And this where it gets pretty interesting for affiliates, because while other channels may say the credit for sales they contribute to is ignored (while still getting paid for their activity), affiliates have historically never really shouted about anything that isn’t rewarded by the conversion.

Advertisers could explore more creative payments using data available to them today.

Because if they do want to move away from just acknowledging last click, there are a series of affiliate quick wins:

  • Recognising influence: some advertisers have started paying for early funnel contribution. This could be in the form of ‘top up’ payments for affiliates heavily influencing, but not converting, sales. Awin’s system enables you to easily switch this on today.
  • Latency: how close are non-converting affiliates to the sale? By using Awin data we can explore if one affiliate’s content drove someone to another, converting, affiliate in the space of a few minutes. In which case there is a strong argument for concluding they were important in converting the sale. By totalling up this contribution an advertiser could offer an additional payment, or reduce commissions overall for those affiliates who are overwriting affiliates en masse, freeing up budget to reward others.
  • New vs. existing: As mentioned, many advertisers are looking at qualitative measurement rather than just quantitative. If one affiliate drives 100 customers and ten are new, is this as valuable as another affiliate who drives 15, of which eight are new? Clearly the latter is less valuable for overall revenue, but is a much better fit for an advertiser’s campaign target. Start passing this parameter back to us today.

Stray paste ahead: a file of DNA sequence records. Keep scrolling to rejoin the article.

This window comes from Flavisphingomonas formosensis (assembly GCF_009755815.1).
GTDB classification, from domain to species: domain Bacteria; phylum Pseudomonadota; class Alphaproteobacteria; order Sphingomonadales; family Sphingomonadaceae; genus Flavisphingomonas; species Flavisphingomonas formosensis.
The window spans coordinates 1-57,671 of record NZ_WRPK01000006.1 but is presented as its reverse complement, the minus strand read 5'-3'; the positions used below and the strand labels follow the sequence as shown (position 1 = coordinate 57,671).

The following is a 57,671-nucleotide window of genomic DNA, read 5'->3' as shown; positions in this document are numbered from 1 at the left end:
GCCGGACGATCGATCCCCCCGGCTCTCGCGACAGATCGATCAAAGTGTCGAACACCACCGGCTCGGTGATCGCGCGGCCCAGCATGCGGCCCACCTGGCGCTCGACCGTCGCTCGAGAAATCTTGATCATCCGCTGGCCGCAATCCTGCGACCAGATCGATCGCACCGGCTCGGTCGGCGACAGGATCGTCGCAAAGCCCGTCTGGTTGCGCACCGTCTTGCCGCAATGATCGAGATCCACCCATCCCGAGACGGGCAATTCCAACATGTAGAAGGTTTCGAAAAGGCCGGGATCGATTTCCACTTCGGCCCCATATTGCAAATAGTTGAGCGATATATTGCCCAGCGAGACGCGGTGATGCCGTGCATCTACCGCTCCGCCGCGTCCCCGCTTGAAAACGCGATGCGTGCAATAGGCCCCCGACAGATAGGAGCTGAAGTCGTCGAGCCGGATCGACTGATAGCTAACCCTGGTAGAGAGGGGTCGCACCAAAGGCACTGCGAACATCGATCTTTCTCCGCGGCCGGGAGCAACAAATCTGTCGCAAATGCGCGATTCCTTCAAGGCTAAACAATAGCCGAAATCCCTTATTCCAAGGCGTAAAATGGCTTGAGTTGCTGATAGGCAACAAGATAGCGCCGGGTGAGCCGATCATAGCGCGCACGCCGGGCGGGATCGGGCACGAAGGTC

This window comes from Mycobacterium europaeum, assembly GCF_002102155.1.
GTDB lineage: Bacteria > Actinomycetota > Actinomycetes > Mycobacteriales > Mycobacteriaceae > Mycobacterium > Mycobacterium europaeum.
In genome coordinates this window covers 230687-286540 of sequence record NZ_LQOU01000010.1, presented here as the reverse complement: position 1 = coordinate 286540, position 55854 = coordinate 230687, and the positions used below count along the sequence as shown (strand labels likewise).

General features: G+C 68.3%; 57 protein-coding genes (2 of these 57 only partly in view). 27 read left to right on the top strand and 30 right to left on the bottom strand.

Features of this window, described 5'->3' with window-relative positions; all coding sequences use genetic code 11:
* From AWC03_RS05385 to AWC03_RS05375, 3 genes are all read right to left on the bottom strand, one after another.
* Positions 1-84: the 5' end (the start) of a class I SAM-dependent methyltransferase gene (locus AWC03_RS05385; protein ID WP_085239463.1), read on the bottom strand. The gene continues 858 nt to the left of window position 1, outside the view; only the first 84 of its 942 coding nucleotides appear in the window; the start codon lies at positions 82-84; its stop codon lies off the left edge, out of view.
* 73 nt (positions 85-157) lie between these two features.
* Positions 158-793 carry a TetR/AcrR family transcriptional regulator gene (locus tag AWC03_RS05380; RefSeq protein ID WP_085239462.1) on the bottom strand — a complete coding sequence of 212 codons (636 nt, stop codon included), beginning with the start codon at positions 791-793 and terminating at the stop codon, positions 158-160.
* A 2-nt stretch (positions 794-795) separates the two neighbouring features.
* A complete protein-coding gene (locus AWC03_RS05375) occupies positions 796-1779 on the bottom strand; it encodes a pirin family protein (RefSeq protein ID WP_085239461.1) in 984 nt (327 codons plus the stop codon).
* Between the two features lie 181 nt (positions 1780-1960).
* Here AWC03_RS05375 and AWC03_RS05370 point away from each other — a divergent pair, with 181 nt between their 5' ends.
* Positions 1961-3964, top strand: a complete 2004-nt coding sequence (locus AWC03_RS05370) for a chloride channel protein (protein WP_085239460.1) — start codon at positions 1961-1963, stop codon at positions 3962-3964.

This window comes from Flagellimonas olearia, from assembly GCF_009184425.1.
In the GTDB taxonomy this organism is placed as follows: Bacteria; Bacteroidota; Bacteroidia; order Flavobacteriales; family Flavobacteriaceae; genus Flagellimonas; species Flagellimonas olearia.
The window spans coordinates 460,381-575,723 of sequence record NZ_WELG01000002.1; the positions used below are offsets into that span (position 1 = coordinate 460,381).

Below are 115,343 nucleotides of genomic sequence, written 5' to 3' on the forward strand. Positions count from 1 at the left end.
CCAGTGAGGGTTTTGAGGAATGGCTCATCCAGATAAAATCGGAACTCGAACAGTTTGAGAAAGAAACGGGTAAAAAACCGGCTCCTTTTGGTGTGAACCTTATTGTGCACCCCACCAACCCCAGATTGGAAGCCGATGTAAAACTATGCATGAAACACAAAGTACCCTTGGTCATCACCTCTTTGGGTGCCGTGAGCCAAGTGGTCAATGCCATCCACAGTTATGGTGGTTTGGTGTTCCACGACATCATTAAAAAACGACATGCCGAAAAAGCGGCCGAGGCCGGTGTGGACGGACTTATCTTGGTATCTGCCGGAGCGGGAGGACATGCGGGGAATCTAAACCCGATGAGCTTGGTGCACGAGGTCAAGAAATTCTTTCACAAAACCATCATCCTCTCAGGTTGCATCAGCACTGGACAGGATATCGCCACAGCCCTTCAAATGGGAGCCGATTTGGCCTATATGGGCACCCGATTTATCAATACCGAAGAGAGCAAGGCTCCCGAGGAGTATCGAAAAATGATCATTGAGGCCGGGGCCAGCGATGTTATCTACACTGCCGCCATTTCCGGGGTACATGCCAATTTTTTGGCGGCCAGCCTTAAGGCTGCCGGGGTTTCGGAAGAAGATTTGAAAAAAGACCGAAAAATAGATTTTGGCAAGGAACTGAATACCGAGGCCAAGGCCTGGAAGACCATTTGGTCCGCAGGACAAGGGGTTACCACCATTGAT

• Cross-device affiliates: Awin’s pioneering cross-device solution offers a window into how consumers are switching between mobile and desktop platforms in an age where the technology makes it difficult to definitively map interactions. The complexion of a programme radically changes when next generation cross-device tracking is switched on; often showing how blogger and social media content has long been undervalued.
  • Other datapoints: Many advertisers have an ideal customer they want to attract. The profile may be demographically based; they may want to understand which affiliates are best suited to targeting these shoppers. Don’t think that because networks have typically not tracked this information they can’t. It’s really easy and straightforward, so speak to Awin today. The more who do the more Awin can use our unrivalled network to benchmark performance.
  • The impact of other channels: While it’s great to know as much as possible about what is happening in-channel, without knowing how affiliate both impacts and is impacted by, other marketing activity, be it paid for or free we’re working with partial insight. Find out about how to integrate this data with Awin today.

Some of these solutions are easier said that done and will require time allocated to formulate a test and learn strategy for managing an affiliate programme. But for brands who are determined to look beyond the conversion and build a more healthy, content focused affiliate campaign, there's never been a better time to get to grips with their affiliate data.